Millennials Series, Part 4 – What are the 4 Social Media business models I found? Why is there so much confusion and competition about what they do and how does that impact hiring?

Judith Cushman All Posts by Date, Millennials 0 Comments

Answer: As I began the research, I quickly realized there were 3 categories of social media consulting organizations, each of which called themselves by the same name but offered different services. (There was also a fourth which was outside of traditional communication industry models.) What the firms in these 3 business categories tended to do was retain their primary identity e.g. Public Relations and then add additional problem-solving capabilities which created confusion for the hiring process.

The first business model was a social media boutique that offered an expertise in executing social media campaigns. These were generally young organizations. In this case, the founders most likely had gained prior experience in a leading communications consulting firm heading up their SM groups. They decided to branch out on their own. Or they had been early adopters and developed an expertise with recognized credentials that established them as leaders in the SM field.

In the second category are the major PR firms that decided to build a sophisticated practice group that became part of the integrated solutions the firm offered to its PR clients. Firms like Edelman, Weber, Finn Partners have invested heavily to build an expertise which has led to reshaping the mix of services available through their organizations. Their repositioning efforts to be top notch in the PR world and not dated or limited by their history has led, in my opinion, to confusion and muddy positioning.

The third category is in the Advertising/Marketing world. This is where social media is valuable for research and analysis using sophisticated tools to assist in understanding how best to shape advertising and direct marketing campaigns, and to analyze customer/consumer preferences. Statistics indicate how billions of dollars are invested in Advertising and Branding campaigns using social media tools to provide effective analysis of buying preferences and brand loyalty. Armed with that information, the agencies craft messages and determine how to invest clients’ advertising/communications budgets.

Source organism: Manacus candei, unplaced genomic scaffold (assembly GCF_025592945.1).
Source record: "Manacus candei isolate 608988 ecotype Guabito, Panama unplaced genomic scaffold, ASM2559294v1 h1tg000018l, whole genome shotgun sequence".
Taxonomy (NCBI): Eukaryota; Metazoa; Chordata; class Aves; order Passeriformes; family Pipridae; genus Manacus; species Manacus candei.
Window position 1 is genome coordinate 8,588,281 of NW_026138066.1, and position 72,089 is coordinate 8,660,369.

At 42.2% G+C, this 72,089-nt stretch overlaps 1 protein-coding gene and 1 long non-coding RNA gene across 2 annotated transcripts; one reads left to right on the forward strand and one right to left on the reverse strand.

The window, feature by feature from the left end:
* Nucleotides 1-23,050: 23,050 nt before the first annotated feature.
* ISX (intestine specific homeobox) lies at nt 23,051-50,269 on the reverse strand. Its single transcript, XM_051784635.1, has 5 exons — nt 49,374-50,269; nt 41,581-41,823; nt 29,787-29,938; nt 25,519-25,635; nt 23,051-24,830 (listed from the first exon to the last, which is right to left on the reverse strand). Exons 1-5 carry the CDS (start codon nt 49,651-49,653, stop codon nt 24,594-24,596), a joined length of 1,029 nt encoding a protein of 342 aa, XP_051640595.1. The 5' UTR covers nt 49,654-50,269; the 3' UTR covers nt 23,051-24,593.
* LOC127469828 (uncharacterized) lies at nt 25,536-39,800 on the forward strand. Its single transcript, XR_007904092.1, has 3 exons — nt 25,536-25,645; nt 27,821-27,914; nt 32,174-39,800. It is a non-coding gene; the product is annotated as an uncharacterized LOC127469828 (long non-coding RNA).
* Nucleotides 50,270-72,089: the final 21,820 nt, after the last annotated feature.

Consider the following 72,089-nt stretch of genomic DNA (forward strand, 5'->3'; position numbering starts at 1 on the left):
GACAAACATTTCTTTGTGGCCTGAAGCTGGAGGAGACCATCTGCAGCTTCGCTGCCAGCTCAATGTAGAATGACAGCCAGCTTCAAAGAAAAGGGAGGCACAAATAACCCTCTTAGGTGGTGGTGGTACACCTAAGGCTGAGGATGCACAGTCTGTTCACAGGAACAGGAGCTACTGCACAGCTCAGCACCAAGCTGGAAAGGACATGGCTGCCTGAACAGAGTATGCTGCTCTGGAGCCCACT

Beyond the Marketing/Communications consulting firms are the 4th category, the global consulting organizations such as Accenture and Deloitte. These companies have organized Digital practices where they define enterprise-wide challenges to tackle and include Marketing and Communications in that mix. In their world Digital Media is a global term and social media is a sub-category where their Digital expertise is available to solve specific issues.

One of the results of having this SM capability is rebranding organizations to indicate the enhanced communications scope of the firm. In this case, the focus of work has led, in my opinion, to a lack of clarity about the nature of the services offered and the overlap between categories. What differentiates a PR firm from a marketing communications firm/advertising agency and from a full-service integrated consulting company with a SM practice?

What these firms tend to do is retain their primary identity e.g. Public Relations and then add additional services. If the goal is to focus on solutions the firm offers, then the word strategic becomes popular. I think the struggle is to define the firm by the tools and practices it offers versus the problems solving capability they have evolved to. What we have now is confusion.

While there has been fierce competition among Marketing and PR agencies for corporate contracts, global consulting groups have an inherent advantage since they win enterprise-wide contracts at the CEO and leadership level. When communications (Advertising, PR, etc.) contracts are to be awarded, the relationship is at the CMO level (reporting to the CEO). By that time, the contract may already be awarded as part of a comprehensive agreement at the CEO level. The challenge of competing for lucrative contracts can lead to serious competition or realignments and partnerships.

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